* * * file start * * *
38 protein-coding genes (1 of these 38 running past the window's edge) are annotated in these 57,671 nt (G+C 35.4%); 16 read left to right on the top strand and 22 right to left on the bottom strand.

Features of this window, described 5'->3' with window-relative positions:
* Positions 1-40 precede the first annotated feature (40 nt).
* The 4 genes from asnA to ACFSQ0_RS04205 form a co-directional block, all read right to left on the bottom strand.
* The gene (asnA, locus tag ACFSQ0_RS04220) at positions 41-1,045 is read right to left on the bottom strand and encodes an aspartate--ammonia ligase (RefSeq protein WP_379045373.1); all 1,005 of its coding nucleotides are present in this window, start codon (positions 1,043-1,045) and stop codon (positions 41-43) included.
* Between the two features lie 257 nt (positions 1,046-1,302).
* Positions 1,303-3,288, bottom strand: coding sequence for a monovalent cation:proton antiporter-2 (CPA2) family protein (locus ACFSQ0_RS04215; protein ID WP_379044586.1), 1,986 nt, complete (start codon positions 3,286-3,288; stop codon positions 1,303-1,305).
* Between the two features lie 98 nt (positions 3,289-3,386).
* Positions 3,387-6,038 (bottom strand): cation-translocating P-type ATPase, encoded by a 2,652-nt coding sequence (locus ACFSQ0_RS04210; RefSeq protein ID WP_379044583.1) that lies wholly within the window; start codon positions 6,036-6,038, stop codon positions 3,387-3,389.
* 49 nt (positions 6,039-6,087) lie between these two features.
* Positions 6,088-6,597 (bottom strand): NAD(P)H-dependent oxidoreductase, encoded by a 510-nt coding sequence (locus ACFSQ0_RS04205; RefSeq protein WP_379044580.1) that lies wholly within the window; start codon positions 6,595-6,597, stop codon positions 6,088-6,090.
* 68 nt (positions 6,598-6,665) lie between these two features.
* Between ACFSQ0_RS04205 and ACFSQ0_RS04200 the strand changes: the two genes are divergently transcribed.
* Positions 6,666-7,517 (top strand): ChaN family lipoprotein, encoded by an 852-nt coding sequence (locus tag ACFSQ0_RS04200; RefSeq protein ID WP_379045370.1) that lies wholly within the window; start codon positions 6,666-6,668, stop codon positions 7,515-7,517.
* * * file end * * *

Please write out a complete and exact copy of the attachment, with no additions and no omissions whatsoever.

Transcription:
38 protein-coding genes (1 of these 38 running past the window's edge) are annotated in these 57,671 nt (G+C 35.4%); 16 read left to right on the top strand and 22 right to left on the bottom strand.

Features of this window, described 5'->3' with window-relative positions:
* Positions 1-40 precede the first annotated feature (40 nt).
* The 4 genes from asnA to ACFSQ0_RS04205 form a co-directional block, all read right to left on the bottom strand.
* The gene (asnA, locus tag ACFSQ0_RS04220) at positions 41-1,045 is read right to left on the bottom strand and encodes an aspartate--ammonia ligase (RefSeq protein WP_379045373.1); all 1,005 of its coding nucleotides are present in this window, start codon (positions 1,043-1,045) and stop codon (positions 41-43) included.
* Between the two features lie 257 nt (positions 1,046-1,302).
* Positions 1,303-3,288, bottom strand: coding sequence for a monovalent cation:proton antiporter-2 (CPA2) family protein (locus ACFSQ0_RS04215; protein ID WP_379044586.1), 1,986 nt, complete (start codon positions 3,286-3,288; stop codon positions 1,303-1,305).
* Between the two features lie 98 nt (positions 3,289-3,386).
* Positions 3,387-6,038 (bottom strand): cation-translocating P-type ATPase, encoded by a 2,652-nt coding sequence (locus ACFSQ0_RS04210; RefSeq protein ID WP_379044583.1) that lies wholly within the window; start codon positions 6,036-6,038, stop codon positions 3,387-3,389.
* 49 nt (positions 6,039-6,087) lie between these two features.
* Positions 6,088-6,597 (bottom strand): NAD(P)H-dependent oxidoreductase, encoded by a 510-nt coding sequence (locus ACFSQ0_RS04205; RefSeq protein WP_379044580.1) that lies wholly within the window; start codon positions 6,595-6,597, stop codon positions 6,088-6,090.
* 68 nt (positions 6,598-6,665) lie between these two features.
* Between ACFSQ0_RS04205 and ACFSQ0_RS04200 the strand changes: the two genes are divergently transcribed.
* Positions 6,666-7,517 (top strand): ChaN family lipoprotein, encoded by an 852-nt coding sequence (locus tag ACFSQ0_RS04200; RefSeq protein ID WP_379045370.1) that lies wholly within the window; start codon positions 6,666-6,668, stop codon positions 7,515-7,517.